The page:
Our business group has investments in other areas but we decided to invest in agriculture and particularly in sheep because we have generations of experience in our family, working in the livestock sector, so this business is literally in our blood. We also saw that Brazil was importing a large quantity of ovine meat. Brazil exports beef, chicken and pork but it imports mutton and lamb. Even though we do raise these animals, we do not produce enough to meet the demand. Having recognised this, we have decided to begin by supplying the local market for the moment. We want to ensure that the local market is well supplied with quality produce and to do this we had to bring in animals from South Africa; we imported crossbreeds raised in South Africa and also breeds from Canada. We crossbred these animals with the native animals here in the region and we began this project. Now we have one of the largest productions in the country, supplying the local market and soon we hope to be able to expand our production to be able to supply a wider market here in Brazil. This industry is only in its initial stages, it is very similar to how the beef, chicken and pork industry was 20 years ago in Brazil.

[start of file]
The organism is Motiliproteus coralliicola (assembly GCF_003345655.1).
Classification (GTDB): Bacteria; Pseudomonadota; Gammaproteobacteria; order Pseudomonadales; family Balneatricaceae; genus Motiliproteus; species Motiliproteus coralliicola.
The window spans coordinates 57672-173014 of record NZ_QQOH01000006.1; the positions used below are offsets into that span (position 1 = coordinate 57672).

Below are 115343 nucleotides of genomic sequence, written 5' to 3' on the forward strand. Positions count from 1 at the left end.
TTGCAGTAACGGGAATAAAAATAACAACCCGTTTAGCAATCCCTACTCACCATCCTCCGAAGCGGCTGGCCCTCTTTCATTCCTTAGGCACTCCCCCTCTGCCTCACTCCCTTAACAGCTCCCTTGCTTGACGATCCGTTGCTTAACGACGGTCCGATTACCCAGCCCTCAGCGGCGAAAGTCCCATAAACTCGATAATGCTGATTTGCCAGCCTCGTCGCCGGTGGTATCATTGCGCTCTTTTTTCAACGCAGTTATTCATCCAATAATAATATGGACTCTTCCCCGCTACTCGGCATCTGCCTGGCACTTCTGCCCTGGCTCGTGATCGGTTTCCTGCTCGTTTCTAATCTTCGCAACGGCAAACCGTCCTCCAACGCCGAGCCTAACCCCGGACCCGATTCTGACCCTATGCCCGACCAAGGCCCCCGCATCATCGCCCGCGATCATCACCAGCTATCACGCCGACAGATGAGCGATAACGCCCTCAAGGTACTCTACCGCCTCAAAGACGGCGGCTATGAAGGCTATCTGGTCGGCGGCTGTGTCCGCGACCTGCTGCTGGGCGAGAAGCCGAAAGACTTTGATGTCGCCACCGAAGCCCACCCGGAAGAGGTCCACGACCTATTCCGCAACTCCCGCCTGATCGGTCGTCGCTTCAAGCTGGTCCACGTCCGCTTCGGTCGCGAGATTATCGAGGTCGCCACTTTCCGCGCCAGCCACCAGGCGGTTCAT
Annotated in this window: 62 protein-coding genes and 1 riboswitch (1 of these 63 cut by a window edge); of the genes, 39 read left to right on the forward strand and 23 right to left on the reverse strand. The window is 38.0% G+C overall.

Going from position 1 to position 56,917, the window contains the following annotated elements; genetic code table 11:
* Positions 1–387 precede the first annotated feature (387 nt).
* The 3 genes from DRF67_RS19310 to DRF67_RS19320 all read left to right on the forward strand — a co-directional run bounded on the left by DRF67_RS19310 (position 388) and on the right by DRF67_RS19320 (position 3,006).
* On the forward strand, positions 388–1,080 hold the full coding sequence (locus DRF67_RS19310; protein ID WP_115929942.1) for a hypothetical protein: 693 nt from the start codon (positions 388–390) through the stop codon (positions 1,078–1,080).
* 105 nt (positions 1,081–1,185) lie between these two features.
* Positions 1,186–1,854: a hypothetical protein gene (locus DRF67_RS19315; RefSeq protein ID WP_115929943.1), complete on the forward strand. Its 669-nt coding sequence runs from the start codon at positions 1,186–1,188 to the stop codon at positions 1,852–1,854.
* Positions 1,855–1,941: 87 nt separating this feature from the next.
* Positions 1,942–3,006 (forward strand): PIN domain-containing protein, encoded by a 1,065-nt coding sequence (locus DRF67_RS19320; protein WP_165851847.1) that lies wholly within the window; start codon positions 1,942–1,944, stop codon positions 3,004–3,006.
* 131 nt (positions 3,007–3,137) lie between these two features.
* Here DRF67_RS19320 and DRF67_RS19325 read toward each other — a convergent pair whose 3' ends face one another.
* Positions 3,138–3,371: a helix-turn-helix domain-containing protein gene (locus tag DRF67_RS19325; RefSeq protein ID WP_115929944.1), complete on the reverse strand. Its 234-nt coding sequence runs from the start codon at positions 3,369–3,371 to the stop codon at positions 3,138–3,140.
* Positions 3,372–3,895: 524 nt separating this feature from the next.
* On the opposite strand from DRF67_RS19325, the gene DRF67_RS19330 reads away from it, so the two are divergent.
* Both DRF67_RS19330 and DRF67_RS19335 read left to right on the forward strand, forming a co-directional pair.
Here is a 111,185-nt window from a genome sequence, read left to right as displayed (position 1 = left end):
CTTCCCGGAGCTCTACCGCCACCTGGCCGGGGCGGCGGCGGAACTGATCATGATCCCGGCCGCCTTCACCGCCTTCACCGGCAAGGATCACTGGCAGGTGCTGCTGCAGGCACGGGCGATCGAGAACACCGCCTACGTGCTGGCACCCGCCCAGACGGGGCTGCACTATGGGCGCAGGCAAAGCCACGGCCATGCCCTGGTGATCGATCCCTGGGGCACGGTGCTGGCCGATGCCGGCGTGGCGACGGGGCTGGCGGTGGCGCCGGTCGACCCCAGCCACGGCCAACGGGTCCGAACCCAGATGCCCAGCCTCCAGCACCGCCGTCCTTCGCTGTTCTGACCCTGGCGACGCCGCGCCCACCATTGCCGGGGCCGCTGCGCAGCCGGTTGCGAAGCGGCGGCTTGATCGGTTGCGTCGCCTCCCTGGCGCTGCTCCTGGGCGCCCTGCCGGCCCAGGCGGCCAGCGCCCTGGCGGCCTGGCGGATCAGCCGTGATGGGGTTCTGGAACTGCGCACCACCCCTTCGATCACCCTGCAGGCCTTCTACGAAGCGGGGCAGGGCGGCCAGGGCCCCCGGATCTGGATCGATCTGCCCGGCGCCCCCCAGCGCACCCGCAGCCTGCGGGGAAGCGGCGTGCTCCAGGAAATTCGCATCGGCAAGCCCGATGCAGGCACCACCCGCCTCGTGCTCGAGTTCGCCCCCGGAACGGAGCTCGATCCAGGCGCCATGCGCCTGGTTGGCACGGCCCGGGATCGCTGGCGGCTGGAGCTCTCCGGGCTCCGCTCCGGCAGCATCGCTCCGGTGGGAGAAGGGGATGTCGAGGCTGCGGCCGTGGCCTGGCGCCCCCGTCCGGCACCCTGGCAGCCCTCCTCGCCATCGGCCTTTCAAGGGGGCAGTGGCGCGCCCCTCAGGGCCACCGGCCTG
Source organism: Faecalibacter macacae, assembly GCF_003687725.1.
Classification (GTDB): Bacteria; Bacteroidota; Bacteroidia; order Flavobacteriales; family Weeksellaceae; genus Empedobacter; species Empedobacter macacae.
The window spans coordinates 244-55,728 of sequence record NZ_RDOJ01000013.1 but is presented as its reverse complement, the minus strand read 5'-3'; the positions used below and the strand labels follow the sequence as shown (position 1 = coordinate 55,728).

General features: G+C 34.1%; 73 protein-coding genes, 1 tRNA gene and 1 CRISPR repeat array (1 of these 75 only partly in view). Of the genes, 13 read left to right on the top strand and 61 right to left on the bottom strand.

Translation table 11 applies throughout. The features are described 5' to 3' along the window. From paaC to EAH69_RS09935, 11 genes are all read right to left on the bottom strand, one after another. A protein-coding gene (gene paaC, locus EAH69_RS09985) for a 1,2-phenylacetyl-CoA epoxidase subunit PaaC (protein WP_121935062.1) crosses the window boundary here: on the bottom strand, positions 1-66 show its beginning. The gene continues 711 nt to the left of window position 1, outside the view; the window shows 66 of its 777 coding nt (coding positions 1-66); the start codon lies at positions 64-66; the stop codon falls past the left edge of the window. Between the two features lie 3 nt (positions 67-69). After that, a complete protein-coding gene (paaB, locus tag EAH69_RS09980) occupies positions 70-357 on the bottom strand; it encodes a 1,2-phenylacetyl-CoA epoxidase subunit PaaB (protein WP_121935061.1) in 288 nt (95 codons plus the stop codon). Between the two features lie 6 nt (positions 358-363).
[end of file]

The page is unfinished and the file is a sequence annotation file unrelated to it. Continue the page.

When did you begin this project?

Lanila Agropecuária